Skittles’ “taste the rainbow” tagline seems all the more appropriate when you arrange the colorful candies in a ring on a plate and pour hot water over them. They immediately begin to melt and bleed color, producing a rainbow design that’s straight up magical without the need for a wand.
There’s no pot of gold at the end of the rainbow but there are some colorful visuals you can trip out on if you can figure out how to stare the right way. Here’s a video that supposedly shows a camera gliding through the spectrum of a rainbow and making its way through ROYGBIV backwards.
The rainbow bagel looks like a Willy Wonka creation crossed with used play doh set in a reality that I’m not quite prepared to live in. It exists at The Bagel Store in Brooklyn, New York and is topped with a schmear of Funfetti cream cheese made with cake mix and is something you can eat. Sure, it’s visually…
Before LEDs and lasers came along, video projectors would shine white light through a rotating color wheel to produce full-color images. But researchers at Dartmouth College and Disney Research Zürich have come up with a more unusual projection approach using prisms and very precise computer-generated black and white…
The science of rainbows: it’s something we’re all taught in grade school. Airborne water droplets act like little prisms, bending and splitting light. Mix enough water and sunshine, and you get a brilliant bow of color.
Just a perfect photo of a Marines MV-22 Osprey landing on the flight deck of the dock landing ship USS Harpers Ferry. The timing is lovely because it’s landing right through a rainbow, making the color of the aircraft (or at least the part that’s inside the rainbow) just a little more shimmery and different.
It's not very often that the fields of advanced photonics and installation art meet. But in Amsterdam this week, visitors to the city's Central Station are getting a look at what happens when liquid crystal optic technology is used to something completely unscientific: Make public art.
Aw look, it's a rainbow. Maybe that means the rain is going to stop. Maybe that means the dark clouds are going away. Maybe it means we should go outdoors soon... NOPE. Maybe not. As these people were filming a rainbow, Mother Nature decided to blast out a lightning bolt right in their face.
Better known as an iridescent cloud, a cloudbow is just what it sounds like: A cloud full of rainbows.
We're accustomed to seeing urine as yellow, or, if we're extremely hydrated, clear. That doesn't mean that pee can't have all kinds of colors. Let's explore the biochemistry of making one's pee all the colors of the rainbow.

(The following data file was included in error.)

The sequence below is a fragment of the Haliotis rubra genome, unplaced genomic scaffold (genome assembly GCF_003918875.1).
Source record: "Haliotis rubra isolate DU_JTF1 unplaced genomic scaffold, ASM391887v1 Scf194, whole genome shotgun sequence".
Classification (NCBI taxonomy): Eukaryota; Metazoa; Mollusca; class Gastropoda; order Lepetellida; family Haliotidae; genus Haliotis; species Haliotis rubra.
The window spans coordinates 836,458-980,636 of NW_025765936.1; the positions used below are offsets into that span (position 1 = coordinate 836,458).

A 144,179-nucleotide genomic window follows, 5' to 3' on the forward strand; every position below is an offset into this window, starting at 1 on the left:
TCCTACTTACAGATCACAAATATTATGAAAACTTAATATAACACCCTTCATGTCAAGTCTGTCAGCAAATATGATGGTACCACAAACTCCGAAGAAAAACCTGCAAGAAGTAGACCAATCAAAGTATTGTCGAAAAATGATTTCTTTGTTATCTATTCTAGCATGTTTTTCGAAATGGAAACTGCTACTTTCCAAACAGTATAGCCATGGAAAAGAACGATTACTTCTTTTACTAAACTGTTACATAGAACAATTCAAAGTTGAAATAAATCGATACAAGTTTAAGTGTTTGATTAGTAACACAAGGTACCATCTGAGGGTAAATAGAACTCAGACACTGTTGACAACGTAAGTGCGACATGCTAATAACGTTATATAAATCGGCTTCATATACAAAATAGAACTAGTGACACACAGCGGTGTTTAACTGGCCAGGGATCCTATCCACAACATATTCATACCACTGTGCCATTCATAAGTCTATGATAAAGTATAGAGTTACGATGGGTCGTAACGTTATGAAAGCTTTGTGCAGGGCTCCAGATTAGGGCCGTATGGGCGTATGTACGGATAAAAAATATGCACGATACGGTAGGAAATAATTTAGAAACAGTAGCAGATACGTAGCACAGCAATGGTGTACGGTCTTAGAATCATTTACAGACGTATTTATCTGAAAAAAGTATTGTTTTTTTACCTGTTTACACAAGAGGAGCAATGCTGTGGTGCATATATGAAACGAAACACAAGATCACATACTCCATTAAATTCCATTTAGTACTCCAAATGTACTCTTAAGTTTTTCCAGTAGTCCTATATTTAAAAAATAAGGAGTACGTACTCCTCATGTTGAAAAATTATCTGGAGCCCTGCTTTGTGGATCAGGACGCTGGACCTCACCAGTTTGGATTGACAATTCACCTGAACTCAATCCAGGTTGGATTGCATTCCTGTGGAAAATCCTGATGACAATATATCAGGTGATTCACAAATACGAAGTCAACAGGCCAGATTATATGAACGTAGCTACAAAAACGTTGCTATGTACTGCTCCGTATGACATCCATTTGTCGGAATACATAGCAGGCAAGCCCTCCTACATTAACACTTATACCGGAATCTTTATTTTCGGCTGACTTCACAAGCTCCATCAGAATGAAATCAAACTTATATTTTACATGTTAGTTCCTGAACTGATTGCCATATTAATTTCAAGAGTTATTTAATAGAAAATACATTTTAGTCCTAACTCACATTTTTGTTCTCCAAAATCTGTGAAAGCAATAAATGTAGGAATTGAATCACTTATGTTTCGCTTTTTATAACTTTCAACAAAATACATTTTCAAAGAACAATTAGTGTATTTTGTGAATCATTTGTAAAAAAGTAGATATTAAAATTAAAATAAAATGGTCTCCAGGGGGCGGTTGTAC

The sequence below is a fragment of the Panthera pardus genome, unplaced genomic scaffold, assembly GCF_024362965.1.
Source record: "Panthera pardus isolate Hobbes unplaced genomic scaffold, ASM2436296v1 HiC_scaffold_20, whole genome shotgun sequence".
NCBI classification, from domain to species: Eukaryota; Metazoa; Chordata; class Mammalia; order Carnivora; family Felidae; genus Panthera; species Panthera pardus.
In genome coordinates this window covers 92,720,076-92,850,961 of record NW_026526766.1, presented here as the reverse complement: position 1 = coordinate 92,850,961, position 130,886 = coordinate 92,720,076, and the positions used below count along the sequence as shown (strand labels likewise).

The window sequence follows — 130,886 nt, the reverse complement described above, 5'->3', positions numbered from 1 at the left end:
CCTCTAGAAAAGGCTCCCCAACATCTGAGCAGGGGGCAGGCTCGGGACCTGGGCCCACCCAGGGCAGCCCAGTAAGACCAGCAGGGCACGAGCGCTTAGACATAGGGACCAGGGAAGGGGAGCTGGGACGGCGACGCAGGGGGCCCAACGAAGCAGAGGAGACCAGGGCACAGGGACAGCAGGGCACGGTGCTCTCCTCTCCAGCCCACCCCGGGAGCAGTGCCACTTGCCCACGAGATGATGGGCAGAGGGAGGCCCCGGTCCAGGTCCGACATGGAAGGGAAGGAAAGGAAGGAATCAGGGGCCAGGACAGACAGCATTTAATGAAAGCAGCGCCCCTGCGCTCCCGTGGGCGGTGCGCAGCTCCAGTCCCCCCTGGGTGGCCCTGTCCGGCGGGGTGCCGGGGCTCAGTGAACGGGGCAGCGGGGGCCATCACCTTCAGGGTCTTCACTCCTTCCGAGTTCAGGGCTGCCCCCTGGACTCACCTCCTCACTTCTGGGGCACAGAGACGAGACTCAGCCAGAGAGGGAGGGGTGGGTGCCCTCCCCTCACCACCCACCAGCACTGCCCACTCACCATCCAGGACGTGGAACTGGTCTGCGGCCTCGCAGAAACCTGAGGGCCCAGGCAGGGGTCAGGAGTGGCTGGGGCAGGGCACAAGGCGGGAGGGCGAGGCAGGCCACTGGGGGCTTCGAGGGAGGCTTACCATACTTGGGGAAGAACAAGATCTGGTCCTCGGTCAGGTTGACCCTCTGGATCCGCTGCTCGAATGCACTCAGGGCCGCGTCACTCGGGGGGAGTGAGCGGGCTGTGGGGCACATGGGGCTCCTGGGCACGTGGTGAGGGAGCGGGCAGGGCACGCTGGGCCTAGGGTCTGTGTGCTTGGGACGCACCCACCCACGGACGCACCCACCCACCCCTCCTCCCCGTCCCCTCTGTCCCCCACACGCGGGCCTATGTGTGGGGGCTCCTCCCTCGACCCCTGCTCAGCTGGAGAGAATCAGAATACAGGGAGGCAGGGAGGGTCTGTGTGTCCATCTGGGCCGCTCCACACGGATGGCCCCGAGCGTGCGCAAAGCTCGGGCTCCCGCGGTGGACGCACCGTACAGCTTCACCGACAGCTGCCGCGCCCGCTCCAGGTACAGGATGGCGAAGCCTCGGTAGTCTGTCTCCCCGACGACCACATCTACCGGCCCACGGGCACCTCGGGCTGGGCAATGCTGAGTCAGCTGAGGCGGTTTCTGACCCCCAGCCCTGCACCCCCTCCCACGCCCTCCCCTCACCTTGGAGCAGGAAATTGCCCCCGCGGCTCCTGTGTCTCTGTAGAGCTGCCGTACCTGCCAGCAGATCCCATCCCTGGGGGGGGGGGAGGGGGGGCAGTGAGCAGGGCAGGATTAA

Everyone knows how rainbows appear—they just need water, sunlight and you—but have you ever wondered how double rainbows form? In this video, LeVar Burton explains how they form.
Check out this amazingly beautiful optical effect — this rainbow-like feature, called a "glory," was recently captured by Europe's Venus Express orbiter. This is the first time the phenomenon, which also happens on Earth, has been imaged on another planet.
This is as joyous as any spiderweb is ever going to look. Either spiders are killing pixies and smearing their colorful blood on their webs (I wouldn't put it past them) or something else is going on here.
Rainbows are visual desserts, you're always happier after you see them. But we don't see them enough! Not with a Pixelstick though. It's a giant stick that has 198 LEDs that can be programmed to display colorful rainbows, 3D cubes, pulsating magic carpets and so on in your light paintings. Basically wave, set your…
This post originally ran 3/18/2013. We're re-running it in celebration of DOMA's demise, the overturning of Prop 8, and in solidarity with our LGBT brother and sisters. Plow through a couple of bowls of rainbow pasta today to be ready for whatever the SF Pride Parade throws at you.
The first thing you need to know is this: I wrote "The Unicorn and the Rainbow" on a dare. Which, given that this is the one story in my new erotica collection that everyone remembers and everyone talks about, is a weird beginning. But it's a true story.
Everyone knows you don't get pictures of rainbows this beautiful, without sacrificing a few leprechauns. Like, seriously, at least 100 of the little guys.
Happy hump day, everyone! Here for your enjoyment is a whale, seen off the coast of Nova Scotia, spraying a rainbow out its blowhole. This is clearly a magical whale, and this phenomenon has absolutely nothing to do with tiny water droplets refracting light into the visible color spectrum. Do not doubt the…